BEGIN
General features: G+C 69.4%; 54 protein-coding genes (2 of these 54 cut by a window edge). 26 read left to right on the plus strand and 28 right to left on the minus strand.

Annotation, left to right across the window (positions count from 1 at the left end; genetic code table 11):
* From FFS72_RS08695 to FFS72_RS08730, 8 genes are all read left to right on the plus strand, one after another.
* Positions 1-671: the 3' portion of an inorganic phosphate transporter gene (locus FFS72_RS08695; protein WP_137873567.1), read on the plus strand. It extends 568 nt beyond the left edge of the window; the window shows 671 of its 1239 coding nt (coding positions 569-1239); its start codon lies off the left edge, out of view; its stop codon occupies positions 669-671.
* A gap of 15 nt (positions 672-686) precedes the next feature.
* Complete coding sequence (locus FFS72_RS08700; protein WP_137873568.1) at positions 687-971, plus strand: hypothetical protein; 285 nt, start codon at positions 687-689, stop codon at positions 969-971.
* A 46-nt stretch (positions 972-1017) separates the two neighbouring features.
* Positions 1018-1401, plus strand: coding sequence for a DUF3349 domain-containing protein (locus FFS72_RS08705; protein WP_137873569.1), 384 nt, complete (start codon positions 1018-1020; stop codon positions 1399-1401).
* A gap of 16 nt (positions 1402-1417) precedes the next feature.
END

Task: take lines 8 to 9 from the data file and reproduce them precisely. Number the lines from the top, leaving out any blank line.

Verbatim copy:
* Positions 1018-1401, plus strand: coding sequence for a DUF3349 domain-containing protein (locus FFS72_RS08705; protein WP_137873569.1), 384 nt, complete (start codon positions 1018-1020; stop codon positions 1399-1401).
* A gap of 16 nt (positions 1402-1417) precedes the next feature.